US 3614700 A
Description (OCR text may contain errors)
United States Patent  Inventors Lloyd R. Beard;
Delmar E. McNaghten; Charles A. Popeck, all of Centralia, Mo.
 Appl. No. 819,275
 Filed Apr. 25, 1969  Patented Oct. 19, I971  Assignee A.B. Chance Company Centralia, Mo.
 ON-THE-LINE DISTRIBUTION CUTOUT SWITCH 6 Claims, 10 Drawing Figs.
 U.S.Cl 337/203, 200/48, 337/171  Int. Cl ..H0lh 31/00, l-lOlh 31/12, HOlh 31/34  Field of Search 174/40;
 References Cited UNITED STATES PATENTS 3,510,611 5/1970 Bridges 200/48 3,374,329 3/1968 Bronikowski 337/203 X Primary ExaminerBernard A. Gilheany Assistant ExaminerDewitt M. Morgan At!0rne vSchmidt, Johnson, Hovey & Williams ABSTRACT: A distribution cutout which is both electrically connected to a current-carrying line and mechanically connected thereto for support by the line without breaking the latter. The cutout is particularly adapted for use in overhead distribution circuitry where crossarms are not available as a support. The switch arm of the cutout comprises a tubular fuse holder from which a fuse link therewithin is ejected when a fault is encountered, a guard being provided which blocks the ejecting link to prevent the establishment of an are between such link and the line. Both the head of the link and the frangible disc used to seal the fuse holder are captured by a vented retainer.
ON-THE-LINE DISTRIBUTION CUTOUT SWITCH This invention relates to improvements in cutouts employed in overhead distribution circuitry to tap into the main line.
With the present demand for improvement in the appearance of overhead distribution circuitry utilized for electric power transmission, public utilities have become increasingly aware of the need for switching and other transmission apparatus which is aesthetically pleasing as well as functional. As a major step in improving the appearance of overhead circuitry, the use of armless construction (line poles without the usual crossarms) has become increasingly widespread. This creates a problem with respect to switching apparatus, for example, in that the traditional wooden crossarm is no longer available as a support or mount for the apparatus.
Although in distribution circuitry, in-line" distribution cutouts which do not require crossarms for mounting have had limited use for a number of years, the main line must be cut in order to make the necessary connections to the cutout units. Crossarm mounted units make it possible to leave the line intact and have enjoyed widespread use, but present a cluttered appearance to the eye due to the crossarms and other hardware required in a circuit construction of this type.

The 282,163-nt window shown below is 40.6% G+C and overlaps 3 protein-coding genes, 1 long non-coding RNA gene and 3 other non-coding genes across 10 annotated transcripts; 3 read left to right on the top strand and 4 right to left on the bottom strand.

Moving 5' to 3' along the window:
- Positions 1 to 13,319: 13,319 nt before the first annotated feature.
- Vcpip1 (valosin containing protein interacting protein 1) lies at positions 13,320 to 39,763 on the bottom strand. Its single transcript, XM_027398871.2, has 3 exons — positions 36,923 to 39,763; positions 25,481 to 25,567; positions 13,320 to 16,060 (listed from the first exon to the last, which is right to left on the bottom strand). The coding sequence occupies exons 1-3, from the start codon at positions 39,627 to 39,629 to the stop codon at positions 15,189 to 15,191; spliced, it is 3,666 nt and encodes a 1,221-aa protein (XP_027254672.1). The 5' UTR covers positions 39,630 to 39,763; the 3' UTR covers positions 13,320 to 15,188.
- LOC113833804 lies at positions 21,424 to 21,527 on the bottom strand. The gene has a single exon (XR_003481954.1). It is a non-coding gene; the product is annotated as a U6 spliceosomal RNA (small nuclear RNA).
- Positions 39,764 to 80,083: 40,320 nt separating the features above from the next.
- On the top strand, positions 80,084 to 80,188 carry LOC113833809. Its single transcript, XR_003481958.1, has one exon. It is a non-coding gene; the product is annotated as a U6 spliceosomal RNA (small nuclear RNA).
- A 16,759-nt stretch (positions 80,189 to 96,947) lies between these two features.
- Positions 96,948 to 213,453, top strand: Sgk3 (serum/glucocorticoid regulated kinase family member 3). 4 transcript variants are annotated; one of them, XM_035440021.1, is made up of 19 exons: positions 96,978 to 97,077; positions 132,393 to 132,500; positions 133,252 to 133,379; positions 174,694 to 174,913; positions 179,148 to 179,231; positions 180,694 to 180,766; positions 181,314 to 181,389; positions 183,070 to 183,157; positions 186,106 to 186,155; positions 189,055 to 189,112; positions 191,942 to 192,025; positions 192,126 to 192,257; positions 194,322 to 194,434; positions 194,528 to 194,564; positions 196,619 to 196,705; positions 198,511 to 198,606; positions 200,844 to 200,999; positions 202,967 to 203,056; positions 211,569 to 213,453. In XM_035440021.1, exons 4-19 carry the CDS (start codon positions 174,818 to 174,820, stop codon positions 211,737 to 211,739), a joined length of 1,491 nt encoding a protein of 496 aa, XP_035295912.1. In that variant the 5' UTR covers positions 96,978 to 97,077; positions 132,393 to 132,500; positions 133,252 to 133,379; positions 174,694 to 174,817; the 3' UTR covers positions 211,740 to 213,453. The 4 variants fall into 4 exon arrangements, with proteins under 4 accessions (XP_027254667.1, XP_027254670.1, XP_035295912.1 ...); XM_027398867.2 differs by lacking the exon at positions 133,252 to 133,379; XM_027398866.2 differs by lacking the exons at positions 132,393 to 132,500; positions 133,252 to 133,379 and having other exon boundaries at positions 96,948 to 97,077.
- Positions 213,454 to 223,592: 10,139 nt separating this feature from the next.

It is, therefore, the primary object of this invention to provide switching apparatus, such as a distribution cutout or similar structure, which may be mounted on the line" without cutting or breaking the line and without the need for support by a crossarm.
As a corollary to the foregoing object, it is an important aim of the present invention to provide apparatus as aforesaid which is pleasing from the aesthetic standpoint and hence suitable for overhead circuitry applications.
In furtherance of the foregoing objects, it is also an important aim of the invention to provide apparatus as aforesaid which is mechanically connected to the line for support thereby and electrically connected thereto by common connector means, in order to render the apparatus entirely compatible with armless overhead circuitry construction.
Another important object of this invention is to provide apparatus as aforesaid which may be installed on an energized line with hot line tools and without elaborate procedures.
Still another object of the invention with respect to distribution cutouts, is to provide a means of preventing accidental arching between the line and the fuse link of the cutout when the link interrupts and is ejected from the fuse holder.
Additionally, it is an important object of the invention to provide a means of capturing both the head of the fuse link of a cutout and the frangible disc utilized to seal the fuse holder, upon ejection of the head and fracture of the disc at the time of interruption of the fuse link, yet while simultaneously providing the necessary venting of the fuse holder. Retaining the disc as well as the head is particularly important in cutouts of the present invention having a high interrupting capacity rating since, besides the hazard to adjacent property or persons nearby, the fuse holder is suspended directly beneath a line conductor such that, if the disc or the head were permitted to eject, the trajectory of the ejected projectile could intersect the line conductor and cause damage thereto.
Specifically, it is an important aim of the invention to provide a retainer for the fuse link head and the frangible disc which has a vented chamber configured to capture the disc and the head while permitting relatively unrestricted flow of expanding gases through the vent or vents thereof.